The finale: Here, it's the time triallist's last chance for glory--and the last barrier to making history as campione of the 100th Giro d'Italia. If you got more than a handful of seconds, with only 29 mostly-downhill k on the way to the--I swear, you're seriously almost done here--finish line in Milano, keep yer head and you'll probably keep yer crown (well, your godly golden spiral, but still). !@#$ the podium--after 3,500 k of this !@#$, I need a massage, pronto!

Well folks, them's yer preview of il percorso for the magnificent 100th Giro d'Italia. And don't take my unreliable word for it: here's the official promo!:

Tomorrow, the Contenders. Til then, forza ragazzi--and to *any* of you who make it to the line in Milan, we're not worthy, we're not worthy!

Wednesday, April 26, 2017

It's The 100th Giro d'Italia! A Short Tribute to Michele Scarponi at the Giro

Look, there's no doubt that, with the tragic and untimely death of Michele Scarponi, the 100th edition of the mitico Giro d'Italia will start off, as it will finish, with inestimable grief and loss. And lest there be any tinge of hypocrisy on my end, let me state unequivocally that I stand by every wiseacre thing I ever blogged, tweeted, or said about him in the 11 year history of this wretched screed. But it also can't be denied that Scarponi's ineffable mix of showmanship, grinta, human frailty, and utter ease as either a captain or painfully self-sacrificing superdomestique were quintessially, well, Giro. So with that in mind, a brief tribute to the history of Michele Scarponi at the most beautiful race on earth:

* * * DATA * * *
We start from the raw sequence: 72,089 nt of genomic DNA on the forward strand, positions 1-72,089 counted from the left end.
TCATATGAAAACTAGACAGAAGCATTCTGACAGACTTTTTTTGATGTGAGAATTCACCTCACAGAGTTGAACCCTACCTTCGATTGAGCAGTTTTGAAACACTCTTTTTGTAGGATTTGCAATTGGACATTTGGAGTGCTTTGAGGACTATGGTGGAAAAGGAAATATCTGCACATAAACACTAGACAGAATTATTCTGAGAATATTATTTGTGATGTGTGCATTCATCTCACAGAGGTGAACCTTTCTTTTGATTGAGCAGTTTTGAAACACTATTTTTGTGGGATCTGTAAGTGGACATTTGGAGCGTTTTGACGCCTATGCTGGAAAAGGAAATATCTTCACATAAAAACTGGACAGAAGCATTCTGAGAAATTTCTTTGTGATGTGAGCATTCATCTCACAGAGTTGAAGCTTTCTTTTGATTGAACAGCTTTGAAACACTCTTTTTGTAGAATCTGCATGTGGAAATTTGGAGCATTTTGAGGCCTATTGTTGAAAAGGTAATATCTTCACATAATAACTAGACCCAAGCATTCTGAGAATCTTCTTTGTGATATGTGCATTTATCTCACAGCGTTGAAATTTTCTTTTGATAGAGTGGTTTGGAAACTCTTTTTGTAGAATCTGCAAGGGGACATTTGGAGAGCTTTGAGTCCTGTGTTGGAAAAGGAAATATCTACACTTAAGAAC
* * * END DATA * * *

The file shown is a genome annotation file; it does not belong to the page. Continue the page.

2202: In his maiden Giro, with Acqua e Sapone, Michele bags a fine 18th overall. Not bad for a whippersnapper!

2003: Now with Domina Vacanze (oh! these lovely lost squads!), Scarponi goes two better in the general classification. Steady!

2004: What the hell? Why wasn't he here?

2005: Now with Liberty Seguros, Michele still finishes, this time at a yeoman's 47th. Just you wait though, until...

2006: As Operacion Puerto unfolds, taking half the active peloton and his own squad's now-notorious management with it, Scarponi DNFs. And of course, he misses 2007 and 2008 as well, leading to...

2009: A new gig at Androni, where he superdomestiques the great Gilberto Simoni, wins stage 6 on a solo break, pockets a thrilla of a stage 18, *and* pulls off a wholly respectable 31st, a fine preview of...

2010: His breakout performance as a serious GC contender, taking a smashing Stage 19 mountain sprint over the returning Ivan Basso and a jailbait Vincenzo Nibali on his way to 4th overall, which brings him...

2011: To the Disney sparkle princesses at our beloved Lampre, where he takes the prestigious red points jersey and grabs the second step on the podium, 6 minutes down (and it's !@#damn impressive he did) on the year's winner, Alberto Contador (yeah, I stick by that!), proving it's no fluke when...